The best solution may be a combination of PBX systems for common and disaster communications, while VoIP systems provide immediate access to the mobile caregiver.

A Mandated Response to 9/11

During the attacks of September 11, 2001, first responders inside the twin towers could not hear dispatch—the radio signals could not penetrate the buildings. Hence, when the buildings were ready to collapse, they could not hear the order to evacuate. Responding to that identified issue, Homeland Security now requires that all new public buildings must provide the ability for public safety personnel to hear dispatch. All VA structures are public buildings, and the VA telecommunications office works with hospitals early in construction to provide that ability.

Our solution is to provide new VA hospitals with distributed antenna systems with dedicated antennas and amplifiers tuned to local emergency communications frequencies. Many companies tout the usefulness of leaky coax for this purpose, but we decided it would not work. In case of an emergency, leaky coax is not rated for fire/heat/water, and it will not work when most needed. Also, it is only good for a limited band of frequencies. If emergency communications change frequencies, changing the antennas and amplifiers is much faster and far less expensive than changing the coax.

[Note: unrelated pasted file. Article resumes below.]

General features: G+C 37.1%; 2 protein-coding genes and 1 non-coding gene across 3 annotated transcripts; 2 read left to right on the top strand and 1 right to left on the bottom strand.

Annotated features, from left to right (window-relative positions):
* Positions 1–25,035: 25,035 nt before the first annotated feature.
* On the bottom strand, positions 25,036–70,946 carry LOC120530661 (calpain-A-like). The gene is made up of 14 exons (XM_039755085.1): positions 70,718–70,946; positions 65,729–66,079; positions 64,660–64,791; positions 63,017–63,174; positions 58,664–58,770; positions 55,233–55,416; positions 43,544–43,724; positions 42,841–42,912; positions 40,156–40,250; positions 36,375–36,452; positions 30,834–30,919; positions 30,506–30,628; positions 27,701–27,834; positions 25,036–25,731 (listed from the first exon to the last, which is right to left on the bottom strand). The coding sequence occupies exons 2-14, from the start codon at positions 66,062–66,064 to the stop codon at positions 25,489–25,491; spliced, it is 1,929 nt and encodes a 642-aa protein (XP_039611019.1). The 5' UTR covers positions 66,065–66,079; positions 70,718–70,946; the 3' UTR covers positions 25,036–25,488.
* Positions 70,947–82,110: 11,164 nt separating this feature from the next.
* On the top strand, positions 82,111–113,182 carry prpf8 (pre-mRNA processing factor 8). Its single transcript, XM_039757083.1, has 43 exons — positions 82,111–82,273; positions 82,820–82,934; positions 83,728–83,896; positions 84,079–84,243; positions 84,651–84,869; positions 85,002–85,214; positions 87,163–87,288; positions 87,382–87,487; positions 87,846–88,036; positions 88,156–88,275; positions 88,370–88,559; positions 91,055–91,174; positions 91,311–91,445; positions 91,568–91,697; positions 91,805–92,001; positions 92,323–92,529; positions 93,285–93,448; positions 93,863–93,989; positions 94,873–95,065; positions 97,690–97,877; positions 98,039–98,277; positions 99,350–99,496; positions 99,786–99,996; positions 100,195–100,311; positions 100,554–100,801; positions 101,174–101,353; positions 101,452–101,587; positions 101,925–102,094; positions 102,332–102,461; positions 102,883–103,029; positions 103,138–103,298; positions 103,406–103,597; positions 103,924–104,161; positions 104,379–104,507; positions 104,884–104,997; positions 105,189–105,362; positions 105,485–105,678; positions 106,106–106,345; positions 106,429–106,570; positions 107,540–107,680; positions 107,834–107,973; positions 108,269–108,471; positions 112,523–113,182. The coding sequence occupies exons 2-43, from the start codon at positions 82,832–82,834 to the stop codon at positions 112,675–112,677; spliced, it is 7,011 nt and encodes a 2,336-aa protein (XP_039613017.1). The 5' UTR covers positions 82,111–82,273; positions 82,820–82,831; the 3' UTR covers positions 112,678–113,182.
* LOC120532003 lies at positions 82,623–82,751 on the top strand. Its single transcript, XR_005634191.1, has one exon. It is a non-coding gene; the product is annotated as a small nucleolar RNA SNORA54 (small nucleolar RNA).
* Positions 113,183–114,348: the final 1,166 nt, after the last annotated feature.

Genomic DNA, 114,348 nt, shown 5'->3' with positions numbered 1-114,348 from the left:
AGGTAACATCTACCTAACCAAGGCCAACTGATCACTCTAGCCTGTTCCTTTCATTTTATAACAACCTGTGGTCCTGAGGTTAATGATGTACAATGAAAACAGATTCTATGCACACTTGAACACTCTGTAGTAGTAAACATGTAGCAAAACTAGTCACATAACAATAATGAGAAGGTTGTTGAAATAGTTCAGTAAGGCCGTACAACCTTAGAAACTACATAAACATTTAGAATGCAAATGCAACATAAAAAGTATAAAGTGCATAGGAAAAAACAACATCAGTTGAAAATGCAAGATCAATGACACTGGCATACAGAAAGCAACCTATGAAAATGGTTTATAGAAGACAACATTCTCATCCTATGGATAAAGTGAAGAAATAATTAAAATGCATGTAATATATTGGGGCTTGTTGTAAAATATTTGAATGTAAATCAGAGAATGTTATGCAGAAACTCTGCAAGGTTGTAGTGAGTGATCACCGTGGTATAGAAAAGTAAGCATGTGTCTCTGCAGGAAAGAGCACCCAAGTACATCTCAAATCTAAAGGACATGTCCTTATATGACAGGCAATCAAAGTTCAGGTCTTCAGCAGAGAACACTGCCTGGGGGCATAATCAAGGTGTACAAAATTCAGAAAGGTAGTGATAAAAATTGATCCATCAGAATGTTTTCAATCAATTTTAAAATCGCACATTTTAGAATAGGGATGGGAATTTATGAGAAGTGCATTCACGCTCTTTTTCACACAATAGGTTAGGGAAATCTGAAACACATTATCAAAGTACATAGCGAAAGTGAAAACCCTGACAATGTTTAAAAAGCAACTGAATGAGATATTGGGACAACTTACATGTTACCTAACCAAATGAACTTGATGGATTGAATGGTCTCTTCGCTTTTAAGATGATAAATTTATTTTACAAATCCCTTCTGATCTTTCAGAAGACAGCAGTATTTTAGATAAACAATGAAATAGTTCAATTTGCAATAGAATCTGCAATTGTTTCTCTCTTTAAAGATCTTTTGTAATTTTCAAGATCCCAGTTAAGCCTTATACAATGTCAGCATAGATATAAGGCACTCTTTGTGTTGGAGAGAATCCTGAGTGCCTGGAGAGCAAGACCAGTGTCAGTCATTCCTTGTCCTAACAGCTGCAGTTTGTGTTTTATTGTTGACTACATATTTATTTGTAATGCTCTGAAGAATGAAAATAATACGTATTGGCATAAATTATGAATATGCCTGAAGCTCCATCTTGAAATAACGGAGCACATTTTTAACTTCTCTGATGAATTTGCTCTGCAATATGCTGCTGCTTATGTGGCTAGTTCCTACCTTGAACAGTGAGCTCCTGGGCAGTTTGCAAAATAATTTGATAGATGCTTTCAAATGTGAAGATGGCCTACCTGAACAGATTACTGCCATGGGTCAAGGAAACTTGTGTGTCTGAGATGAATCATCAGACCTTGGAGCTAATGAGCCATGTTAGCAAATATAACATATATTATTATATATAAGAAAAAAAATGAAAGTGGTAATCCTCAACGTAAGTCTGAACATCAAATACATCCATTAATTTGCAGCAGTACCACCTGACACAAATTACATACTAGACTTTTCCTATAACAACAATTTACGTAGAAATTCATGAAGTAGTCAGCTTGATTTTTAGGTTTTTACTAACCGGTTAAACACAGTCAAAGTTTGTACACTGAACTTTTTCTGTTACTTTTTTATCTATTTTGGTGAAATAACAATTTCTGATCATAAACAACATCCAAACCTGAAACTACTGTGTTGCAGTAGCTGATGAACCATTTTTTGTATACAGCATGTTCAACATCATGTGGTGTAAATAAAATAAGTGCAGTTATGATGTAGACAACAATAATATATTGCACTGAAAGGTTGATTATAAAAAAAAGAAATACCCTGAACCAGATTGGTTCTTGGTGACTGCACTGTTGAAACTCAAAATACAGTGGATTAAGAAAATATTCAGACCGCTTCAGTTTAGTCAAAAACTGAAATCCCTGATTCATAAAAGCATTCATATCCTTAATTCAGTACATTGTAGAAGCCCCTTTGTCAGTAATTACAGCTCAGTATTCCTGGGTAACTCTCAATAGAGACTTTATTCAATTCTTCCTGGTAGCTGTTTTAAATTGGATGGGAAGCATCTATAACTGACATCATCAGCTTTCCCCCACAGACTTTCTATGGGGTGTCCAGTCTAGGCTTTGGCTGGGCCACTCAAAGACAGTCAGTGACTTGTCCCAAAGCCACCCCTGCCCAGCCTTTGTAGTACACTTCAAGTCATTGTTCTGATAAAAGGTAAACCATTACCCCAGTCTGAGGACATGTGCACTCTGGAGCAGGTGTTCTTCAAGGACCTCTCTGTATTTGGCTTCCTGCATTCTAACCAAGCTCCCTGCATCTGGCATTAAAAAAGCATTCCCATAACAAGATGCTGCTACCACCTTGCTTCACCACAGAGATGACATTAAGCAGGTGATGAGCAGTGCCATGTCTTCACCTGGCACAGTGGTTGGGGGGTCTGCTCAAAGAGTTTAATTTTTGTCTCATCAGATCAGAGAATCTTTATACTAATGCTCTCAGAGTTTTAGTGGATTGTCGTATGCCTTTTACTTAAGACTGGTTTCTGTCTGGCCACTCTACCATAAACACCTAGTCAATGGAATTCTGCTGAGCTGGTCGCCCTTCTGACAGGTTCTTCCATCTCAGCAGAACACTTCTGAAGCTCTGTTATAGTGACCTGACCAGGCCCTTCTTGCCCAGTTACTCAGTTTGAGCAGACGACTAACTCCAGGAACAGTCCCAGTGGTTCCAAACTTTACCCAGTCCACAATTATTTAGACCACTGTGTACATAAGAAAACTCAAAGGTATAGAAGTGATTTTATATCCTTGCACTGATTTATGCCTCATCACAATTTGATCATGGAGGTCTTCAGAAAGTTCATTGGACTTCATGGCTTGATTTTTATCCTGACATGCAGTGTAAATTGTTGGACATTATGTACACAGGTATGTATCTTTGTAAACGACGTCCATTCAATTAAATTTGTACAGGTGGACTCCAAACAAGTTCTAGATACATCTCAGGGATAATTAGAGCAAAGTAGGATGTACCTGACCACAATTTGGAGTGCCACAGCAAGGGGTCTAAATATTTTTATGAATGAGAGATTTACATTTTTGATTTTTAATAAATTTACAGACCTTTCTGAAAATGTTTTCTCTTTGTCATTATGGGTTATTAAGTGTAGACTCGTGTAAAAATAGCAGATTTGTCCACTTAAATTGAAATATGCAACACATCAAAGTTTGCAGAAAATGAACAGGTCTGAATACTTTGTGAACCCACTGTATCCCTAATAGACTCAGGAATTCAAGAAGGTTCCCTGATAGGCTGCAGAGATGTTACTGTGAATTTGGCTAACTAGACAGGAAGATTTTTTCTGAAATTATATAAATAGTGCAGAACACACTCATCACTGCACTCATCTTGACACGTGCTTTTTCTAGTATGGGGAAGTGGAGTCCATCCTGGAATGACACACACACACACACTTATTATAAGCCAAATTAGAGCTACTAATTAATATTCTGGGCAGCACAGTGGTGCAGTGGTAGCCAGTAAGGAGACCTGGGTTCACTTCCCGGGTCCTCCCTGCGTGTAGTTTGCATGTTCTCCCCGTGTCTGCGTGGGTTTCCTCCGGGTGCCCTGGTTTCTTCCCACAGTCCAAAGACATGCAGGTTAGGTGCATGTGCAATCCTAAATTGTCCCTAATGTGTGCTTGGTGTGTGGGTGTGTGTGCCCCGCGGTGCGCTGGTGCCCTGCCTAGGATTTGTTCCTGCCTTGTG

The Homeland Security requirement came as a surprise. If your hospital is building new facilities, are they considered public buildings? If so, this requirement may apply to you.